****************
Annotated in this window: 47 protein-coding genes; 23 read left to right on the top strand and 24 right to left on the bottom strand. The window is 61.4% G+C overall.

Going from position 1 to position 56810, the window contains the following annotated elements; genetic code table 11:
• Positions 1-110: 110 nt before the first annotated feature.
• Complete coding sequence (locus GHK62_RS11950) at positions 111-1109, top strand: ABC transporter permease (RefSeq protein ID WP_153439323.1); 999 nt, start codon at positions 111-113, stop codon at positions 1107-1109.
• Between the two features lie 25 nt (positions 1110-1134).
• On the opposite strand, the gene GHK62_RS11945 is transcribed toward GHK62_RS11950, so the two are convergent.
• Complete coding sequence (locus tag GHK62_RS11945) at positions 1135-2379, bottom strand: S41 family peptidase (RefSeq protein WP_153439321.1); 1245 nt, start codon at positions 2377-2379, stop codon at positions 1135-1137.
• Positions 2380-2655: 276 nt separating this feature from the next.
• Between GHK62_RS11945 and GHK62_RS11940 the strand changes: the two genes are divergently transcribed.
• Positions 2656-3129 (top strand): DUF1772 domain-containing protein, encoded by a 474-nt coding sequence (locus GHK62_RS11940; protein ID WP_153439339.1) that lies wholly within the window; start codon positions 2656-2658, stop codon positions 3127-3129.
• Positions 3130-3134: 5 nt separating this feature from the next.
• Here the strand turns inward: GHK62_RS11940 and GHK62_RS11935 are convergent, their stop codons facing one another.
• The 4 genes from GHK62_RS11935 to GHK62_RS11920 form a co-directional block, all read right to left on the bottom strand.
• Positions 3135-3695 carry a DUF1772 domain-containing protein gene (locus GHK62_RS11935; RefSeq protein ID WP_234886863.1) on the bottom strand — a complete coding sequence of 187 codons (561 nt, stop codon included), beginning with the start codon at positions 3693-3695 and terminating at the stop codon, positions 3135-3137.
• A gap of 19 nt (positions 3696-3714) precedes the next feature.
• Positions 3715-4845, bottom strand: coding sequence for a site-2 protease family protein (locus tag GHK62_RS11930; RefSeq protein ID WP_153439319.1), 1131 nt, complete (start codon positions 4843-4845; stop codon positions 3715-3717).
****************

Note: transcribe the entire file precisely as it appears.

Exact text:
Annotated in this window: 47 protein-coding genes; 23 read left to right on the top strand and 24 right to left on the bottom strand. The window is 61.4% G+C overall.

Going from position 1 to position 56810, the window contains the following annotated elements; genetic code table 11:
• Positions 1-110: 110 nt before the first annotated feature.
• Complete coding sequence (locus GHK62_RS11950) at positions 111-1109, top strand: ABC transporter permease (RefSeq protein ID WP_153439323.1); 999 nt, start codon at positions 111-113, stop codon at positions 1107-1109.
• Between the two features lie 25 nt (positions 1110-1134).
• On the opposite strand, the gene GHK62_RS11945 is transcribed toward GHK62_RS11950, so the two are convergent.
• Complete coding sequence (locus tag GHK62_RS11945) at positions 1135-2379, bottom strand: S41 family peptidase (RefSeq protein WP_153439321.1); 1245 nt, start codon at positions 2377-2379, stop codon at positions 1135-1137.
• Positions 2380-2655: 276 nt separating this feature from the next.
• Between GHK62_RS11945 and GHK62_RS11940 the strand changes: the two genes are divergently transcribed.
• Positions 2656-3129 (top strand): DUF1772 domain-containing protein, encoded by a 474-nt coding sequence (locus GHK62_RS11940; protein ID WP_153439339.1) that lies wholly within the window; start codon positions 2656-2658, stop codon positions 3127-3129.
• Positions 3130-3134: 5 nt separating this feature from the next.
• Here the strand turns inward: GHK62_RS11940 and GHK62_RS11935 are convergent, their stop codons facing one another.
• The 4 genes from GHK62_RS11935 to GHK62_RS11920 form a co-directional block, all read right to left on the bottom strand.
• Positions 3135-3695 carry a DUF1772 domain-containing protein gene (locus GHK62_RS11935; RefSeq protein ID WP_234886863.1) on the bottom strand — a complete coding sequence of 187 codons (561 nt, stop codon included), beginning with the start codon at positions 3693-3695 and terminating at the stop codon, positions 3135-3137.
• A gap of 19 nt (positions 3696-3714) precedes the next feature.
• Positions 3715-4845, bottom strand: coding sequence for a site-2 protease family protein (locus tag GHK62_RS11930; RefSeq protein ID WP_153439319.1), 1131 nt, complete (start codon positions 4843-4845; stop codon positions 3715-3717).